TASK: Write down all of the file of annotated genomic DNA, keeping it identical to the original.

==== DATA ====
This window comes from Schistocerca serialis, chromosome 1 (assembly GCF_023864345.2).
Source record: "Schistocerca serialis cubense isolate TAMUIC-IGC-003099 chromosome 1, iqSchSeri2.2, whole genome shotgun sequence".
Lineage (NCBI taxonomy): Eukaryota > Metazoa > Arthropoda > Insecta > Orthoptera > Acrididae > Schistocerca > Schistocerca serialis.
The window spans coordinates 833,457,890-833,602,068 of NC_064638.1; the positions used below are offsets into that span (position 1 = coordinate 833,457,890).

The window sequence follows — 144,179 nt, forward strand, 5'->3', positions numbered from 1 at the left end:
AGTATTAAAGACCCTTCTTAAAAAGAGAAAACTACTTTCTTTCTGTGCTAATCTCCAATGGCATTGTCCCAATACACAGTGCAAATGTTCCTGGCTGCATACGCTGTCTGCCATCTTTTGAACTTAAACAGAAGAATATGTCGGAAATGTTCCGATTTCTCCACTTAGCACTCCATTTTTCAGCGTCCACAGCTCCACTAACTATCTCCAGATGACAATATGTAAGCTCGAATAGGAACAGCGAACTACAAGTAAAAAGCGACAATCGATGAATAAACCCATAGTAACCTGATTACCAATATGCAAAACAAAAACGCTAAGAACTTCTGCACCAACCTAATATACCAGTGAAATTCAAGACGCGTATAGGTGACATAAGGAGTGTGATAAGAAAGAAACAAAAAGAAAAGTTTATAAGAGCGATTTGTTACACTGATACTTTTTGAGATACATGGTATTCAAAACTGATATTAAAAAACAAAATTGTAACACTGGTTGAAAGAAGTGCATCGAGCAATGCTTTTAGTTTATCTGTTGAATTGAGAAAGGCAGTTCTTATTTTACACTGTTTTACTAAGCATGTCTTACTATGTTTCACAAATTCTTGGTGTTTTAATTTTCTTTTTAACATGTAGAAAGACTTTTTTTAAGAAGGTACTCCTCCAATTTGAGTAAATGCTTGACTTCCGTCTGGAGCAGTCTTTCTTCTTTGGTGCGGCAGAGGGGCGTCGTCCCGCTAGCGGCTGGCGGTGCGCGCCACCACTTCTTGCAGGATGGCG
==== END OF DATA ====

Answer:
This window comes from Schistocerca serialis, chromosome 1 (assembly GCF_023864345.2).
Source record: "Schistocerca serialis cubense isolate TAMUIC-IGC-003099 chromosome 1, iqSchSeri2.2, whole genome shotgun sequence".
Lineage (NCBI taxonomy): Eukaryota > Metazoa > Arthropoda > Insecta > Orthoptera > Acrididae > Schistocerca > Schistocerca serialis.
The window spans coordinates 833,457,890-833,602,068 of NC_064638.1; the positions used below are offsets into that span (position 1 = coordinate 833,457,890).

The window sequence follows — 144,179 nt, forward strand, 5'->3', positions numbered from 1 at the left end:
AGTATTAAAGACCCTTCTTAAAAAGAGAAAACTACTTTCTTTCTGTGCTAATCTCCAATGGCATTGTCCCAATACACAGTGCAAATGTTCCTGGCTGCATACGCTGTCTGCCATCTTTTGAACTTAAACAGAAGAATATGTCGGAAATGTTCCGATTTCTCCACTTAGCACTCCATTTTTCAGCGTCCACAGCTCCACTAACTATCTCCAGATGACAATATGTAAGCTCGAATAGGAACAGCGAACTACAAGTAAAAAGCGACAATCGATGAATAAACCCATAGTAACCTGATTACCAATATGCAAAACAAAAACGCTAAGAACTTCTGCACCAACCTAATATACCAGTGAAATTCAAGACGCGTATAGGTGACATAAGGAGTGTGATAAGAAAGAAACAAAAAGAAAAGTTTATAAGAGCGATTTGTTACACTGATACTTTTTGAGATACATGGTATTCAAAACTGATATTAAAAAACAAAATTGTAACACTGGTTGAAAGAAGTGCATCGAGCAATGCTTTTAGTTTATCTGTTGAATTGAGAAAGGCAGTTCTTATTTTACACTGTTTTACTAAGCATGTCTTACTATGTTTCACAAATTCTTGGTGTTTTAATTTTCTTTTTAACATGTAGAAAGACTTTTTTTAAGAAGGTACTCCTCCAATTTGAGTAAATGCTTGACTTCCGTCTGGAGCAGTCTTTCTTCTTTGGTGCGGCAGAGGGGCGTCGTCCCGCTAGCGGCTGGCGGTGCGCGCCACCACTTCTTGCAGGATGGCG